Learning Strategies and Information Processing Development

Topics: Educational psychology, Special education, Education Pages: 5 (1604 words) Published: May 22, 2013


Special education teachers work with many students that have difficulties with attention, memory and recognition. There are also developmental skills that can affect a student’s ability to process information. These skills can relate to visual-perceptual skills, motor skills and language skills. Teachers working with these students must implement strategies when presenting new information to their students, determining what helpful strategies should be utilized to help their students attend, recognize and remember this information. A main goal is that learning disabled students will be able to independently utilize these strategies in the future with minimal assistance from others. Learning strategies are “techniques, principles, or rules that facilitate the acquisition, manipulation, integration, storage, and retrieval of information across situations and settings” (Alley &Deshler, 1979, p.13). Teachers implement strategies while instructing students to help students attend. Teachers also teach students strategies that will help them recall information (e.g. mnemonic devices) Learning disabled students have difficulty staying on task, organizing information and materials, memorizing important information, and writings tasks. Learning disabled students often exhibit low self-esteem and the necessary confidence to attempt new learning strategies. These students also seem to create a self-fulfilling prophecy in predicting and believing they will fail at a task because they have in the past. As a result, the student doesn’t attempt task or attempts task without truly trying and fails. As students learning strategies improve, confidence levels will grow. LEARNING STRATEGIES AND INFORMATION PROCESSING DEVELOPMENT Pg. 3 Educators can utilize different learning strategies to improve a student’s performance and gain learning skills for life as well as confidence. One of the difficult tasks a special education teacher faces is determining which strategy is most effective and how to implement that strategy. A teacher should consider a student’s disability and be familiar with the learning challenges that are associated with that particular disability. There are strategies that help instructional information be received by a student and information processing strategies that help students recall information. Many learning disabled students struggle with attending and recalling important information. This affects their ability to focus, gather important information and store that information for future use. “Each time a student’s attention is not engaged and maintained, an opportunity to learn is lost. When many such opportunities are lost, wide gaps in knowledge and skills are to be expected. These gaps, in turn, make new knowledge less” (Smith). Attention difficulties often impact a student’s ability to process information in short term and long term memory systems. When a student is not following a teacher’s instruction, the ability to note important facts and later recall them is greatly impacted. A teacher needs to be on able to identify students that appear distracted or are unable to recall recently presented information. After identification, teachers should implement learning strategies that will teach students the tools to help them recognize important information and move that information into their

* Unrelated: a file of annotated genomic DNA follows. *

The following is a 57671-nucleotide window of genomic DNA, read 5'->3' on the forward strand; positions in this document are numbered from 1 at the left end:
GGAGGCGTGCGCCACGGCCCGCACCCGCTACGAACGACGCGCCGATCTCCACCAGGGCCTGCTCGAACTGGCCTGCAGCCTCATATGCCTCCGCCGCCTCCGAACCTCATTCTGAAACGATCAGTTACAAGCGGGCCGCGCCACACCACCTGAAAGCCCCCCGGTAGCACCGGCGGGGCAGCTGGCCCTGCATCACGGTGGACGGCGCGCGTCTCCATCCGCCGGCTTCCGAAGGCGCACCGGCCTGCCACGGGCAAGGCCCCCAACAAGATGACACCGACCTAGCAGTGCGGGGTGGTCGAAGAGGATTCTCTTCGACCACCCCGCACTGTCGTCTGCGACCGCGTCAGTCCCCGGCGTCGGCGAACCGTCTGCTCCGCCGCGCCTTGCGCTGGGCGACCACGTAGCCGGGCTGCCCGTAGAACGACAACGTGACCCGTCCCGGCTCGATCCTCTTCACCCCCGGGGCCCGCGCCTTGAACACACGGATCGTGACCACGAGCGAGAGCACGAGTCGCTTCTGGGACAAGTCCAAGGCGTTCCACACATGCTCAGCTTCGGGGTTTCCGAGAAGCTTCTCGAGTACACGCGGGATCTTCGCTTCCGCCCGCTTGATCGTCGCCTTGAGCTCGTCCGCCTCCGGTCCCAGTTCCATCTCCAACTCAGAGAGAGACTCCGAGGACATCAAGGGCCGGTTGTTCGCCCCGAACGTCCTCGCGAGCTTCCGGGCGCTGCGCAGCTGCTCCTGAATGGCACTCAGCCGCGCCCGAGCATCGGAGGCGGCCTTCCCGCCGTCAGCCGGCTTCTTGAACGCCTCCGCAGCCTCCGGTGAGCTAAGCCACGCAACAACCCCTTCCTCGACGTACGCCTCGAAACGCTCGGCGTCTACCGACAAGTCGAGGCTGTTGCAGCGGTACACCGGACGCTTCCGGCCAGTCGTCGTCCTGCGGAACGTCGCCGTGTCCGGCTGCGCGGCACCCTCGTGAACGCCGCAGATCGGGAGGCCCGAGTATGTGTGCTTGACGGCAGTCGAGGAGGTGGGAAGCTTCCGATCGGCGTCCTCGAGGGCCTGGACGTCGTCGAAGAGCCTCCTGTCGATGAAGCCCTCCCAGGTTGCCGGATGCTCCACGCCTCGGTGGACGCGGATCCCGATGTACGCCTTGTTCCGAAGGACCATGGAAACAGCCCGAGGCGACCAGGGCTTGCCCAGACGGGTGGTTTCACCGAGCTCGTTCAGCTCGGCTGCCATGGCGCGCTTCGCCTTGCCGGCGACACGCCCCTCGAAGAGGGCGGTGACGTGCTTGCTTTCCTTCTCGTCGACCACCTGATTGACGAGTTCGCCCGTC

LEARNING STRATEGIES AND INFORMATION PROCESSING DEVELOPMENT Pg. 4 memory system for future use. The end goal is for the student to utilize these strategies with...

References: Alley, G. R., & Deshler, D. D. (1979). Teaching the learning disabled adolescent: Strategies and methods. Denver, CO
Canadian Institute of Health Research, Memory and Learning, Retrieved from http://thebrain.mcgill.ca/flash/d/d_07/d_07_p/d_07_p_tra/d_07_p_tra.html
Christensen, J., Delayed Fine Motor Skills in Children, Retrieved from http://preschooler.thebump.com/delayed-fine-motor-skills-children-3721.html
Smith, C. R. (2004). Learning disabilities: The interaction of students and their environments. (5th Ed.). Syracuse University. Boston: Pearson Education Inc.
Sturmonski, N. (1997). Interventions for learning disabled. National Information Center for Children and Youth with Disabilities , V. 25, Retrieved from http://nichcy.org/wp-content/uploads/docs/nd25.pdf
University of Washington, Disabilities, Opportunities, Internetworking, and Technology, The Faculty Room, Retrieved from http://www.washington.edu/doit/Faculty/Strategies/Disability/LD/
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